Dismiss
Announcing Stack Overflow Documentation

We started with Q&A. Technical documentation is next, and we need your help.

Whether you're a beginner or an experienced developer, you can contribute.

Sign up and start helping → Learn more about Documentation →

I am working on some analysis work and after running softwares between same samples i got output like this

>software1
>id sample1 sample2
 a  0           0
 b  0           0
 c  0           0
 d  0           0
 e  0           0
 f  0           0
 g  0.518775    0.549079
 h  0.0233247   0.101596
 i  15.8679     15.45


>software2
>id sample1 sample2
 a     0    0
 b     0    0
 c     0    0
 d     0    0
 e     0    0
 f     0    0
 g    18.6225669551756  23.7346441585572
 h   199.37101093188    157.926670747323
 i    10.9544511501033  3.65148371670111

now i want to compare or correlate samples between different softwares used...like between sample1 from software1 and sample1 from software2 and sample2 from software1 and sample2 from software2

i am new to R and learning it and any help would be great?

i calculated the correlation between samples now using cor function.can i develop heatmap between them?

share|improve this question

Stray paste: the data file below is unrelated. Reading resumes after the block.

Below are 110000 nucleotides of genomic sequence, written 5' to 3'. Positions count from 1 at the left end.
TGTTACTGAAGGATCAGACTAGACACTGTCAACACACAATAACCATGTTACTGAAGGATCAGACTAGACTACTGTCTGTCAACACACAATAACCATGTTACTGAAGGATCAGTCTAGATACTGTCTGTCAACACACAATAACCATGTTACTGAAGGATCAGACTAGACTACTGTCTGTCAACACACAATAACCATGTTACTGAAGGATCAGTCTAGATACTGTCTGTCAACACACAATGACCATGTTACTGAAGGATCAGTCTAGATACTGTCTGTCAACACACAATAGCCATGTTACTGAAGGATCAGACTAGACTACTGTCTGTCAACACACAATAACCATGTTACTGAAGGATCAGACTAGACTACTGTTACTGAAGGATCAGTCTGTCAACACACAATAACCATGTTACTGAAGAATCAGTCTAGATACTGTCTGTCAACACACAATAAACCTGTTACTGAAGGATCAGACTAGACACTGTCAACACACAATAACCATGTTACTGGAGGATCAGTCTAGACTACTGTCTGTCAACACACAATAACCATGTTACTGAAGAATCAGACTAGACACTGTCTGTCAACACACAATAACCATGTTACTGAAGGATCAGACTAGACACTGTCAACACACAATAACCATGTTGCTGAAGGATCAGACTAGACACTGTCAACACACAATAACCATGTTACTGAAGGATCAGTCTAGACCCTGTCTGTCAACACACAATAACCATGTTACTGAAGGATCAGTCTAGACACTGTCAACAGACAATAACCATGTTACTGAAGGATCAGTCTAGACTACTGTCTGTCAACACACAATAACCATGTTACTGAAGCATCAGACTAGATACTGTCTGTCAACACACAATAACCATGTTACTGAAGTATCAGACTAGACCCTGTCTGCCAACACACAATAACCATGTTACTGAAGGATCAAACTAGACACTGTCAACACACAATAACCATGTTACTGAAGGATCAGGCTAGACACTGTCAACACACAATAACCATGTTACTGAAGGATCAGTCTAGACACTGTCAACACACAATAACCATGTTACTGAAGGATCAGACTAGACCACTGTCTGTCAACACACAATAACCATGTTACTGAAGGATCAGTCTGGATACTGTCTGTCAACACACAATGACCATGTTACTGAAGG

2  
Google "R correlation" google.com.au/… Sorry, mate, but this is really such a basic question... – sashkello May 6 '13 at 22:45
up vote 2 down vote accepted
cor(software1[c("sample1", "sample2")],
    software2[c("sample1", "sample2")])

#             sample1    sample2
# sample1 -0.08296432 -0.1202152
# sample2 -0.07804807 -0.1151872

I will note that the number of zeros in those examples raise the question of whether a different summary method than correlation might be more desirable. Pearson correlation assumes the two vectors would be drawn from a continuous distribution with a low probability of duplicates.

share|improve this answer
    
I calculated the correlation between samples using cor function.can i develop heatmap between the samples? @DWin – abh May 6 '13 at 22:59
1  
No. For a heatmap you need three values: x, y, and a "heat"-matrix. – 42- May 6 '13 at 23:29
1  
@Dwin, see the edit I made to your answer (you missed the fact the OP was asking for a correlation matrix). Now it does provide everything needed for a heat map. – flodel May 6 '13 at 23:42
    
@flodel: I think you deserve the check. – 42- May 8 '13 at 1:18

Your Answer

 
discard

By posting your answer, you agree to the privacy policy and terms of service.

Not the answer you're looking for? Browse other questions tagged or ask your own question.